09 Oct The Perfect Poo
Let’s be honest, this is an awkward chat to have; it’s uncomfortable to think about, and even more uncomfortable to talk about (the only time it is comfortable is when you drop it like it’s hot into the porcelain). But, the make-up of your stool is very important, so while you accuse us of talking “crap”, this is the one time we’re happy to do so.
The “bottom” line: keep an eye on the kids next time you drop them off at the pool.
What does a good poop look like?
According to Hippocrates, “all disease begins in the gut”. But, he was a hypocrite, so should we really be taking him seriously? Then again, Hippocrates also said “do as I say, not as I do”, and he would certainly have told you that your gut flora is one of your top priorities.
Bowel function is extremely important for the elimination of waste, toxins and acids. When transitioning to another diet, you will always feel it in the gut first. As the environment changes, the gut flora will need to adapt and certain issues may occur.
There are 3 things to consider when aiming for the bowl perfect poo, namely: frequency, form and colour.
You should be laying cable approximately once a day. Two or three times per day may occur if you have a faster metabolism, if you eat more, or have a higher amount of plant fibre in your diet. This could also be the result of a better bacterial count in your gut. More than three? Watch out! It may mean that you are heading towards the dreaded diarrhea.
There are seven main types of poos for you to choose, according to the “Bristol Stool Scale”. Each one shows whether we are digesting or assimilating foods well and eliminating toxins and acids properly.
Type 1 – separate hard lumps/like balls – hard to pass
Type 2 – sausage shaped, but lumpy. Little balls stuck together
Type 3 – like a sausage with crack on the surface
Type 4 – like a sausage or a snake – smooth and soft
Type 5 – soft blobs with clear cut edges, passes too easily
Type 6 – fluffy pieces with ragged edges – mushy
Type 7 – watery, no solid pieces, entirely liquid
Aim for a type 3 rather than a 5 or 6. If it is too soft make sure that you have eliminated all gluten, grain and excess nuts and seeds. Some suggest that eating bone broth (there are 2 free recipes for this in the free week of the Online Banting Program) and gelatine will help. Others suggest that Stool analysis from doctor could show some interesting results. Always remember it is best to have a 3 rather than a 5/6.
If your stool is too hard, it may be useful to have a full stool analysis done and even have your thyroid checked. Pears, chia seeds (in week three of the Online Banting Program, we give you a great recipe to utilise these), nuts and otherseeds may be useful. Magnesiumsupplements and high magnesium food may also prove useful.
Medium to dark brown is perfect. If it starts moving towards black this may mean that you have some bleeding in upper GI tract. If it is yellow, green or tan, this might mean that you are suffering from fat mal-absorption and that there may be some sort of strain on liver, pancreas and gall bladder.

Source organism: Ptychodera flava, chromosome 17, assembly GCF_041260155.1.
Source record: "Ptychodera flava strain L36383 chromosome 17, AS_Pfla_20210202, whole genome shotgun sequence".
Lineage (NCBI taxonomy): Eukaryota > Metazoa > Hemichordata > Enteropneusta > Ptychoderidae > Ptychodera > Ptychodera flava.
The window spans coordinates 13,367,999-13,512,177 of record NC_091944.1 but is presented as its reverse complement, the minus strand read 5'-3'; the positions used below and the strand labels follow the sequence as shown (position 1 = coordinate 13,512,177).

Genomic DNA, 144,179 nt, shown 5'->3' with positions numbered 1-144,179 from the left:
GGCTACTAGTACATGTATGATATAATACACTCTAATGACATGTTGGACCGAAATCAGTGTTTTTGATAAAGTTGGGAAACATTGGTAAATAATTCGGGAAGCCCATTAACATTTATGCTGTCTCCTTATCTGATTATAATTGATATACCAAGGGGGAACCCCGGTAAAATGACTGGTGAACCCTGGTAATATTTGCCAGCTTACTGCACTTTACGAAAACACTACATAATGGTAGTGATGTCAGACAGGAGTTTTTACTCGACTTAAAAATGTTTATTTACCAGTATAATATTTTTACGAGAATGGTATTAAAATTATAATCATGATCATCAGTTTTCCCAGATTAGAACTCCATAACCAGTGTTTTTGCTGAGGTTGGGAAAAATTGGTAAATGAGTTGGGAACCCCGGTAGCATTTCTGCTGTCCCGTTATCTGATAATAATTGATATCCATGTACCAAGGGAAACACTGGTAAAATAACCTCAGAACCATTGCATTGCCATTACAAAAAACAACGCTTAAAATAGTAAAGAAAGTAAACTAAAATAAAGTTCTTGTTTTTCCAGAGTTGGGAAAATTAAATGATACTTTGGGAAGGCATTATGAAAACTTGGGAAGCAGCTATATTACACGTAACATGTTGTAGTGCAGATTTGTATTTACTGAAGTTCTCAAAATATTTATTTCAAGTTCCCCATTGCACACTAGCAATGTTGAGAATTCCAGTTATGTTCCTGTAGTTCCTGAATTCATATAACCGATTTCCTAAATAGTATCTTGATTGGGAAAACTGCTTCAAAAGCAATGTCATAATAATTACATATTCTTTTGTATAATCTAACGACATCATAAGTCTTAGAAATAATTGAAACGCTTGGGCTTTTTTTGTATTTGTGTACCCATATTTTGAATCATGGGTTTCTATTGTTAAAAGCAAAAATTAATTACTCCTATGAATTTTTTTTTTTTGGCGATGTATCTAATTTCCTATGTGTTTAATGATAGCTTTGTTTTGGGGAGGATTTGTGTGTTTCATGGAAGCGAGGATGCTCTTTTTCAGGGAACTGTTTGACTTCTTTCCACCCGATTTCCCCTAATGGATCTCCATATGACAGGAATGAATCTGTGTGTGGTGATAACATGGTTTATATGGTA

How to have a great poop
Eat real food – there is nothing like plant fibre, nuts and seeds to keep you regular. Healthy fats such as olives, avocado, butter and coconut oil are good to keep the whole system lubricated.
Don’t forget to have enough protein for strong bowel muscles. Wild fish, seafood, pastured and organic meats, eggs as well as raw and organic dairy could really help things move more smoothly.
Are you sitting? Toilets are a relatively new invention and are really not ideal. Every time you need to evacuate, your rectum gets kinked. The strain – pressure on anal and rectal veins can create problems – hemroids, bowl herniation, other diseases associate with lower digestive tract.
Humans are intended to squat, and people in the east, for the most part, still do. In the west however, people seem to prefer sitting down. For a more comfortable way of doing things, optimise how you sit. All you need to do is find a way to elevate your legs. There are quite a few products out there that will help, such as the “Step and Go” or the “Squatty Potty”. As always there is a DIY version called the “Bourgeoise Toilet Stool” and may be found here
Make the time to do it every day, and give yourself at least 15mins. This is a very important step. You need to train yourself to “go”, especially if you are struggling with chronic constipation.
Get moving! Daily walking, biking and even some yoga poses are great at shifting things round down there.
Drink fluids especially water
Water moves everything along. Surprisingly the process of stool formation needs a great deal of water. Almost 75% of a stool is made up of water, so stay well hydrated.
The final flush
As you can see the process of crafting the perfect poo is a complex one. It requires you to make sure that you are eating real foods, staying hydrated, removing problem foods and most importantly keeping track of how things are going.
There are many ways to speed things up, or slow things down, but it is up to you to find your very own sweet spot.